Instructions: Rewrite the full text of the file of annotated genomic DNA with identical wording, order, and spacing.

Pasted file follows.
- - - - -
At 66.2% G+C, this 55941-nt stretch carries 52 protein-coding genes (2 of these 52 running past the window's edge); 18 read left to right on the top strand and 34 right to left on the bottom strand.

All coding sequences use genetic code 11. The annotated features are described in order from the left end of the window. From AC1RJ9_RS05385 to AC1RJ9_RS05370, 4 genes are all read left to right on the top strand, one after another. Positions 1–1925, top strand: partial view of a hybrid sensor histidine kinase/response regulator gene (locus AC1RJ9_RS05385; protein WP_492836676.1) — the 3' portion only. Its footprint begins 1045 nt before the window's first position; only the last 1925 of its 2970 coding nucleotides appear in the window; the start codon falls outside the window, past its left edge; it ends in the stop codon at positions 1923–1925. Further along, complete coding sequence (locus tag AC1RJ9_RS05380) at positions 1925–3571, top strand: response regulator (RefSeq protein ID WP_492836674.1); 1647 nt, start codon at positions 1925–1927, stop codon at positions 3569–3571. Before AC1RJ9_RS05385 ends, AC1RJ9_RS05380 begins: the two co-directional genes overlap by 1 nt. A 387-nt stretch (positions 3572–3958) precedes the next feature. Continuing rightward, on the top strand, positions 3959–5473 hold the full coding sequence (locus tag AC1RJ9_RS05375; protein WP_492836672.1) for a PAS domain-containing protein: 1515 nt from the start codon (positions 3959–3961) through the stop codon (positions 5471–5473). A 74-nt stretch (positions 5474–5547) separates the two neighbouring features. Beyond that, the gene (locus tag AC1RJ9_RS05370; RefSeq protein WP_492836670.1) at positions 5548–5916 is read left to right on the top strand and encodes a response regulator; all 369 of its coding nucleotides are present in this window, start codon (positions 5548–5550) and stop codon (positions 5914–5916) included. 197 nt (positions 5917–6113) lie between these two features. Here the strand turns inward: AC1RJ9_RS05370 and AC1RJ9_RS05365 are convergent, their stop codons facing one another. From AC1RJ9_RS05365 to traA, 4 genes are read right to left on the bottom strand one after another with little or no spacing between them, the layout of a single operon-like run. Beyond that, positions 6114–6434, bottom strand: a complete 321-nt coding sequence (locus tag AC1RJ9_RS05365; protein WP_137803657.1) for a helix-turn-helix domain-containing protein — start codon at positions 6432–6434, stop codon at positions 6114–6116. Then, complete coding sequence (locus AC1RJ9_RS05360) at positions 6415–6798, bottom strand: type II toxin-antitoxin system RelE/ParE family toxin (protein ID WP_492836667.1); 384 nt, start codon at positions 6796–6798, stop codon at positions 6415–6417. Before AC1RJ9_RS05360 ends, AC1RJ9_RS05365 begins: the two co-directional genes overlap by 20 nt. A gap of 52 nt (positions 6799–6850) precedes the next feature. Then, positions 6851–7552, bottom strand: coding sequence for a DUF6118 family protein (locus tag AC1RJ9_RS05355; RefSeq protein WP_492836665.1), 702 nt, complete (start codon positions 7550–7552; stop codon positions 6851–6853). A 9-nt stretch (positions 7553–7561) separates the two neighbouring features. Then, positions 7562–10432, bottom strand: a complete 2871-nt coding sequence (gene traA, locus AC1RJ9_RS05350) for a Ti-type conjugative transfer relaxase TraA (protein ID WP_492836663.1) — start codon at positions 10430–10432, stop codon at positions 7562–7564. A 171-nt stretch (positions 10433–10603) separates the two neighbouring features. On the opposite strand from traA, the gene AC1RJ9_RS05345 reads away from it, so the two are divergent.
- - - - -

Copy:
At 66.2% G+C, this 55941-nt stretch carries 52 protein-coding genes (2 of these 52 running past the window's edge); 18 read left to right on the top strand and 34 right to left on the bottom strand.

All coding sequences use genetic code 11. The annotated features are described in order from the left end of the window. From AC1RJ9_RS05385 to AC1RJ9_RS05370, 4 genes are all read left to right on the top strand, one after another. Positions 1–1925, top strand: partial view of a hybrid sensor histidine kinase/response regulator gene (locus AC1RJ9_RS05385; protein WP_492836676.1) — the 3' portion only. Its footprint begins 1045 nt before the window's first position; only the last 1925 of its 2970 coding nucleotides appear in the window; the start codon falls outside the window, past its left edge; it ends in the stop codon at positions 1923–1925. Further along, complete coding sequence (locus tag AC1RJ9_RS05380) at positions 1925–3571, top strand: response regulator (RefSeq protein ID WP_492836674.1); 1647 nt, start codon at positions 1925–1927, stop codon at positions 3569–3571. Before AC1RJ9_RS05385 ends, AC1RJ9_RS05380 begins: the two co-directional genes overlap by 1 nt. A 387-nt stretch (positions 3572–3958) precedes the next feature. Continuing rightward, on the top strand, positions 3959–5473 hold the full coding sequence (locus tag AC1RJ9_RS05375; protein WP_492836672.1) for a PAS domain-containing protein: 1515 nt from the start codon (positions 3959–3961) through the stop codon (positions 5471–5473). A 74-nt stretch (positions 5474–5547) separates the two neighbouring features. Beyond that, the gene (locus tag AC1RJ9_RS05370; RefSeq protein WP_492836670.1) at positions 5548–5916 is read left to right on the top strand and encodes a response regulator; all 369 of its coding nucleotides are present in this window, start codon (positions 5548–5550) and stop codon (positions 5914–5916) included. 197 nt (positions 5917–6113) lie between these two features. Here the strand turns inward: AC1RJ9_RS05370 and AC1RJ9_RS05365 are convergent, their stop codons facing one another. From AC1RJ9_RS05365 to traA, 4 genes are read right to left on the bottom strand one after another with little or no spacing between them, the layout of a single operon-like run. Beyond that, positions 6114–6434, bottom strand: a complete 321-nt coding sequence (locus tag AC1RJ9_RS05365; protein WP_137803657.1) for a helix-turn-helix domain-containing protein — start codon at positions 6432–6434, stop codon at positions 6114–6116. Then, complete coding sequence (locus AC1RJ9_RS05360) at positions 6415–6798, bottom strand: type II toxin-antitoxin system RelE/ParE family toxin (protein ID WP_492836667.1); 384 nt, start codon at positions 6796–6798, stop codon at positions 6415–6417. Before AC1RJ9_RS05360 ends, AC1RJ9_RS05365 begins: the two co-directional genes overlap by 20 nt. A gap of 52 nt (positions 6799–6850) precedes the next feature. Then, positions 6851–7552, bottom strand: coding sequence for a DUF6118 family protein (locus tag AC1RJ9_RS05355; RefSeq protein WP_492836665.1), 702 nt, complete (start codon positions 7550–7552; stop codon positions 6851–6853). A 9-nt stretch (positions 7553–7561) separates the two neighbouring features. Then, positions 7562–10432, bottom strand: a complete 2871-nt coding sequence (gene traA, locus AC1RJ9_RS05350) for a Ti-type conjugative transfer relaxase TraA (protein ID WP_492836663.1) — start codon at positions 10430–10432, stop codon at positions 7562–7564. A 171-nt stretch (positions 10433–10603) separates the two neighbouring features. On the opposite strand from traA, the gene AC1RJ9_RS05345 reads away from it, so the two are divergent.